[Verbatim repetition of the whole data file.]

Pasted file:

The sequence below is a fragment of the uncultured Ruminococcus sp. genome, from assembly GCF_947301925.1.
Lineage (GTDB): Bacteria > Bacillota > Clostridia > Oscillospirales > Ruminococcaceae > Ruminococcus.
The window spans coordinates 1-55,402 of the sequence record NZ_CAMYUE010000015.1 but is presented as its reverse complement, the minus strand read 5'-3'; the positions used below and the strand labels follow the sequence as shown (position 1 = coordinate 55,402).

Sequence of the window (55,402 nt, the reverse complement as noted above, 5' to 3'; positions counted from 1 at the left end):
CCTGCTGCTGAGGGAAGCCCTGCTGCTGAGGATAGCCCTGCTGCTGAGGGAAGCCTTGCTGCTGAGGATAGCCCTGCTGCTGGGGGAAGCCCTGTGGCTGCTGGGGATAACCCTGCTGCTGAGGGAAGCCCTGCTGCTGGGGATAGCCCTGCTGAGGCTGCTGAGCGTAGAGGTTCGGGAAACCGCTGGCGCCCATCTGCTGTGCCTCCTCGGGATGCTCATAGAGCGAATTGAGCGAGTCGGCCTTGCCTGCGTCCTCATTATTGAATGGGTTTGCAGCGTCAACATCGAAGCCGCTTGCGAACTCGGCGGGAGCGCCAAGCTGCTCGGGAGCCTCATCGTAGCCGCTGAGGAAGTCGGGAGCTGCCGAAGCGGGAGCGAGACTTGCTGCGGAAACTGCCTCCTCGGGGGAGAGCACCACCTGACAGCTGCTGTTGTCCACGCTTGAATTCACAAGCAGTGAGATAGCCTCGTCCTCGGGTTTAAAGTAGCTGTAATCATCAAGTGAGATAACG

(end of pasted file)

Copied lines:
The sequence below is a fragment of the uncultured Ruminococcus sp. genome, from assembly GCF_947301925.1.
Lineage (GTDB): Bacteria > Bacillota > Clostridia > Oscillospirales > Ruminococcaceae > Ruminococcus.
The window spans coordinates 1-55,402 of the sequence record NZ_CAMYUE010000015.1 but is presented as its reverse complement, the minus strand read 5'-3'; the positions used below and the strand labels follow the sequence as shown (position 1 = coordinate 55,402).

Sequence of the window (55,402 nt, the reverse complement as noted above, 5' to 3'; positions counted from 1 at the left end):
CCTGCTGCTGAGGGAAGCCCTGCTGCTGAGGATAGCCCTGCTGCTGAGGGAAGCCTTGCTGCTGAGGATAGCCCTGCTGCTGGGGGAAGCCCTGTGGCTGCTGGGGATAACCCTGCTGCTGAGGGAAGCCCTGCTGCTGGGGATAGCCCTGCTGAGGCTGCTGAGCGTAGAGGTTCGGGAAACCGCTGGCGCCCATCTGCTGTGCCTCCTCGGGATGCTCATAGAGCGAATTGAGCGAGTCGGCCTTGCCTGCGTCCTCATTATTGAATGGGTTTGCAGCGTCAACATCGAAGCCGCTTGCGAACTCGGCGGGAGCGCCAAGCTGCTCGGGAGCCTCATCGTAGCCGCTGAGGAAGTCGGGAGCTGCCGAAGCGGGAGCGAGACTTGCTGCGGAAACTGCCTCCTCGGGGGAGAGCACCACCTGACAGCTGCTGTTGTCCACGCTTGAATTCACAAGCAGTGAGATAGCCTCGTCCTCGGGTTTAAAGTAGCTGTAATCATCAAGTGAGATAACG